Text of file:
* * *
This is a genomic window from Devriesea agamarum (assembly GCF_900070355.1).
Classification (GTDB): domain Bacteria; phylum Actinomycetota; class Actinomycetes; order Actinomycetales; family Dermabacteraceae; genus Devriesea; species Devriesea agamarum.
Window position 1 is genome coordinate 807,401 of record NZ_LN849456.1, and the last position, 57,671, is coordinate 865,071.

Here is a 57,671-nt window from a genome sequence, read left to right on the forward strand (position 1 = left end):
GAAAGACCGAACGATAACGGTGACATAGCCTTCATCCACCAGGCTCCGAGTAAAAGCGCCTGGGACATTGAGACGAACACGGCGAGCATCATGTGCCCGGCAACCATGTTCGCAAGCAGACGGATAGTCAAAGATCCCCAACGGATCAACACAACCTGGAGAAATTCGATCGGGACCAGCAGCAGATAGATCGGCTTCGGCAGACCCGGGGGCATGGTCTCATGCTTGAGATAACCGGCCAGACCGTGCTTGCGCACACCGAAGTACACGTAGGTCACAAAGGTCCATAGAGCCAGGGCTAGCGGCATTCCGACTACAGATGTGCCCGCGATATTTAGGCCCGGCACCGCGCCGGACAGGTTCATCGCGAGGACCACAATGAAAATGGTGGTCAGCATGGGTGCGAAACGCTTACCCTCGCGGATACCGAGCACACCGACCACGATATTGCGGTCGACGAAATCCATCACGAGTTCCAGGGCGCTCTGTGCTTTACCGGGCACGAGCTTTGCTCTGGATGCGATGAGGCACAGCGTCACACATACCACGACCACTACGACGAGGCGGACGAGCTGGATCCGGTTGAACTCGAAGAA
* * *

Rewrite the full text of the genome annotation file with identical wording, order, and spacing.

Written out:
This is a genomic window from Devriesea agamarum (assembly GCF_900070355.1).
Classification (GTDB): domain Bacteria; phylum Actinomycetota; class Actinomycetes; order Actinomycetales; family Dermabacteraceae; genus Devriesea; species Devriesea agamarum.
Window position 1 is genome coordinate 807,401 of record NZ_LN849456.1, and the last position, 57,671, is coordinate 865,071.

Here is a 57,671-nt window from a genome sequence, read left to right on the forward strand (position 1 = left end):
GAAAGACCGAACGATAACGGTGACATAGCCTTCATCCACCAGGCTCCGAGTAAAAGCGCCTGGGACATTGAGACGAACACGGCGAGCATCATGTGCCCGGCAACCATGTTCGCAAGCAGACGGATAGTCAAAGATCCCCAACGGATCAACACAACCTGGAGAAATTCGATCGGGACCAGCAGCAGATAGATCGGCTTCGGCAGACCCGGGGGCATGGTCTCATGCTTGAGATAACCGGCCAGACCGTGCTTGCGCACACCGAAGTACACGTAGGTCACAAAGGTCCATAGAGCCAGGGCTAGCGGCATTCCGACTACAGATGTGCCCGCGATATTTAGGCCCGGCACCGCGCCGGACAGGTTCATCGCGAGGACCACAATGAAAATGGTGGTCAGCATGGGTGCGAAACGCTTACCCTCGCGGATACCGAGCACACCGACCACGATATTGCGGTCGACGAAATCCATCACGAGTTCCAGGGCGCTCTGTGCTTTACCGGGCACGAGCTTTGCTCTGGATGCGATGAGGCACAGCGTCACACATACCACGACCACTACGACGAGGCGGACGAGCTGGATCCGGTTGAACTCGAAGAA